But why precious metals? Why not another commodity, or why a commodity at all? Precious metals, like many other commodities, do not entirely rely on market performance. This is very important to many investors. If the market should drop again, these types of assets will be partially shielded from the blow. Additionally, the value of precious metals will not drop below zero, a quality virtually unique to this particular form of asset. Although prices can be somewhat influenced by inflation, this is also not as intense of a factor as with marketable securities. Additionally, investors can make investments in funds backed by assets like precious metals, which gives investors an equity option if they choose.

When it comes to investing in precious metals, most investors go right for the real thing: bullion and coins. These are available in gold, silver, platinum and palladium so interested parties can easily choose one or mix and match based on prognosis, current price and specific interests. Many sites claim to sell precious metals but be sure to make sure the vendor you choose is legitimate. While bullion is available in many places, coins are a little different. Coins come in far more varieties with varying values and styles to suit each investor’s needs. Vendors like Monaco Rare Coins, provide a wide variety of coins in the different precious metals depending on what size and kind of investment you want to make and offer financial advisors for investors who would like to speak to a professional about his or her investment options. Monaco Rare Coins and other similar services are great places to obtain financial advice regarding investing in rare coins, bullion and the benefits to different forms of investments. Many investors prefer this method due to its security and safety, a factor that gives many people confidence in the protection of their assets.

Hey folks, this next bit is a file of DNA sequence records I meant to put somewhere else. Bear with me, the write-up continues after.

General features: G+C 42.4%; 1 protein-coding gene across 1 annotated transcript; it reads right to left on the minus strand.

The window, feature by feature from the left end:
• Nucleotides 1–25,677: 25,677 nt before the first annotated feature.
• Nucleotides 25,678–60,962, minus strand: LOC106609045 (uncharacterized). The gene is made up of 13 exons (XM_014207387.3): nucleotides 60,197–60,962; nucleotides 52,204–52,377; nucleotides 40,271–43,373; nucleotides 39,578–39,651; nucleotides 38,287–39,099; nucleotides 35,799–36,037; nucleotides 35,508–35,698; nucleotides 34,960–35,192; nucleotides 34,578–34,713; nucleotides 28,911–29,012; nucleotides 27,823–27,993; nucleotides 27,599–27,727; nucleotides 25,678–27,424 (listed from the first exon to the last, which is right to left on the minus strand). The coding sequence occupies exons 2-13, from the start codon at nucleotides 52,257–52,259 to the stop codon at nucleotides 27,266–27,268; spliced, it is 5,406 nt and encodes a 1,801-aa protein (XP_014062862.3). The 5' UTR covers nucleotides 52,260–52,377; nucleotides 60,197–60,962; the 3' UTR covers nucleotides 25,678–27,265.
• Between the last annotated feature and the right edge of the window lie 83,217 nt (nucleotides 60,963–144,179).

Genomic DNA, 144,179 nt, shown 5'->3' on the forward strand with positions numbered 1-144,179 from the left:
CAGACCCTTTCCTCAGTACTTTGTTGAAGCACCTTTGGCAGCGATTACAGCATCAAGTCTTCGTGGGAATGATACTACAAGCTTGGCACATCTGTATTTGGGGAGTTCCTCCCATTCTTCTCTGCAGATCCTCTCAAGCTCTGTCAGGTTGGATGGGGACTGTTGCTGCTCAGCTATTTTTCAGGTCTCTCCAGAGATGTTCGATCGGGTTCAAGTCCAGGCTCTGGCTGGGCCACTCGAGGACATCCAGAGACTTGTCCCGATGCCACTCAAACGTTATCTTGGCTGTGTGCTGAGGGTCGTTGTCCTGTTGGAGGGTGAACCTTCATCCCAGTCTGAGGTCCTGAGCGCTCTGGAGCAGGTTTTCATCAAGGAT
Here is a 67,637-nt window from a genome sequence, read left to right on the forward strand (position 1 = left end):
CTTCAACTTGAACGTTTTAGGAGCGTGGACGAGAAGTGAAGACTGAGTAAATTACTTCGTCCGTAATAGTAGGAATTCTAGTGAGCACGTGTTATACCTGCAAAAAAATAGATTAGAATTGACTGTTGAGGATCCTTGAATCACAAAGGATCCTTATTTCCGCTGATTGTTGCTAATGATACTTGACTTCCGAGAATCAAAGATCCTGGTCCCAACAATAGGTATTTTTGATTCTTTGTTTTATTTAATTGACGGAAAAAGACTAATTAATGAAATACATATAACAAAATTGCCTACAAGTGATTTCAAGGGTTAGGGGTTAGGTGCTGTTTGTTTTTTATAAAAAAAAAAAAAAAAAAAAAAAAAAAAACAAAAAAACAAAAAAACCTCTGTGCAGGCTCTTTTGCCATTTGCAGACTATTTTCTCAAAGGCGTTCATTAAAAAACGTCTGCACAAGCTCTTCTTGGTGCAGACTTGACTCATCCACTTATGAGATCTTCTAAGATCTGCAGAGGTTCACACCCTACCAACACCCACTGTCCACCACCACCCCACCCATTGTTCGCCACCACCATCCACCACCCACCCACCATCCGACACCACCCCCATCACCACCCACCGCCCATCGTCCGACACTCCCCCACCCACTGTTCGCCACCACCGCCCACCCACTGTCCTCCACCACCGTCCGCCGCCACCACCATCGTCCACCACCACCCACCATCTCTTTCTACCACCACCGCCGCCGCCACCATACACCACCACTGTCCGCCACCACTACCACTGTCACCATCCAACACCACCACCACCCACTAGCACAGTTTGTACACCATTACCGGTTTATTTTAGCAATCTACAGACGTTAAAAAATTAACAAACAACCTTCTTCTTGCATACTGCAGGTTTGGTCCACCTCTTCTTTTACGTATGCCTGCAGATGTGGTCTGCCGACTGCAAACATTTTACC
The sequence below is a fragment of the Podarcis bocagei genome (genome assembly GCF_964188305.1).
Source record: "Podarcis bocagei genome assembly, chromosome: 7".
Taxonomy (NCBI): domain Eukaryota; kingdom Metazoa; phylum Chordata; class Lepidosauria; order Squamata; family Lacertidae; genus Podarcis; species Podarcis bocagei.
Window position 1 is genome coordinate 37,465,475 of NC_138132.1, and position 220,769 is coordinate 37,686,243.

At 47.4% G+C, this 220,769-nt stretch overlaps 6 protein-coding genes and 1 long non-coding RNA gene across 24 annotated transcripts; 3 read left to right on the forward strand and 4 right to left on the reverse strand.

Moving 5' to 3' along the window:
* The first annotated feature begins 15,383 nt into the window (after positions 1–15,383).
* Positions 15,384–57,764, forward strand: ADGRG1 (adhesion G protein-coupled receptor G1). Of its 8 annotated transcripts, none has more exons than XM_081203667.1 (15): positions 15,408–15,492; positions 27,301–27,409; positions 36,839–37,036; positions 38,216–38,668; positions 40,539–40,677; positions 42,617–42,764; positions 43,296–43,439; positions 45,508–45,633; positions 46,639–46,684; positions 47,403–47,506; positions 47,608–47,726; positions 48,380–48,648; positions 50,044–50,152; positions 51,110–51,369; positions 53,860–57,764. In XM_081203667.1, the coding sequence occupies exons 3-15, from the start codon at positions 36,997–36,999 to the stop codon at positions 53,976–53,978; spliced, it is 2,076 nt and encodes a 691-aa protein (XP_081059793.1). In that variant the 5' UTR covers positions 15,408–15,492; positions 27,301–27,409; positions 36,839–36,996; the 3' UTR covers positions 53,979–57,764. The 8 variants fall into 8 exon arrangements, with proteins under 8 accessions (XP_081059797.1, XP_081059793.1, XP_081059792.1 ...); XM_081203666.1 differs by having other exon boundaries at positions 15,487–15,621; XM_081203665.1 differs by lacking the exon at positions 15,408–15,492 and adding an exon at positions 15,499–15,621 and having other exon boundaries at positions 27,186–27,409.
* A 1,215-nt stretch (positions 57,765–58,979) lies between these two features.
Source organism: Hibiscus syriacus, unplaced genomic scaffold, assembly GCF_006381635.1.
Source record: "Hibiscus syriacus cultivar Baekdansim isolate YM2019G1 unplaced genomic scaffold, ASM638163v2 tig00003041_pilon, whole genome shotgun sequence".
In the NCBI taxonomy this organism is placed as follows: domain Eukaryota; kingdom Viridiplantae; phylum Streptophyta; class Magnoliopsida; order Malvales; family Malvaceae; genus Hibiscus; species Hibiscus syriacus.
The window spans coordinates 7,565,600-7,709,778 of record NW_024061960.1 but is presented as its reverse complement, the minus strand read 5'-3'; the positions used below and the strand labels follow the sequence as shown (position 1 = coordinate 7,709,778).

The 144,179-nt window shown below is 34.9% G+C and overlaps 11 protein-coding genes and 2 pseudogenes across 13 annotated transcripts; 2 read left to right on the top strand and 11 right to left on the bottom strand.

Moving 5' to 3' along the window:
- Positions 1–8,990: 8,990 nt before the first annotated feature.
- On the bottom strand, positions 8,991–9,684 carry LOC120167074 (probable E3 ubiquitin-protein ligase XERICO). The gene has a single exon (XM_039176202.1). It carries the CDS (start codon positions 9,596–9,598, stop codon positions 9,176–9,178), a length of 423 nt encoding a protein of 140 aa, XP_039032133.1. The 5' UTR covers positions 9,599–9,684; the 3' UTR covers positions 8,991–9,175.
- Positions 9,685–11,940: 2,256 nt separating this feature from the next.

For investors interested in precious metals but are not interested in buying physical assets, there are many equity options backed in metals like gold or silver. A popular alternative is an exchange-traded fund. Exchange traded funds, or ETFs, in this case are funds invested in precious metals that trade like marketable securities on national and international markets. This is a good choice for investors who like the idea of the high value of gold, silver, palladium or platinum but would like a higher yield than what will likely come from buying coins or bullion. This option is riskier but can be a great addition to the natural resources allocation of one’s portfolio.

No matter your investment plan, precious metals can be a great asset or supplement to any portfolio, whether in equity or as tangible assets. Whether you’re saving for the future or shielding yourself from another market crash, investing in gold, silver, platinum or palladium can be a great strategy to ensure long-term prosperity and a comfortable future.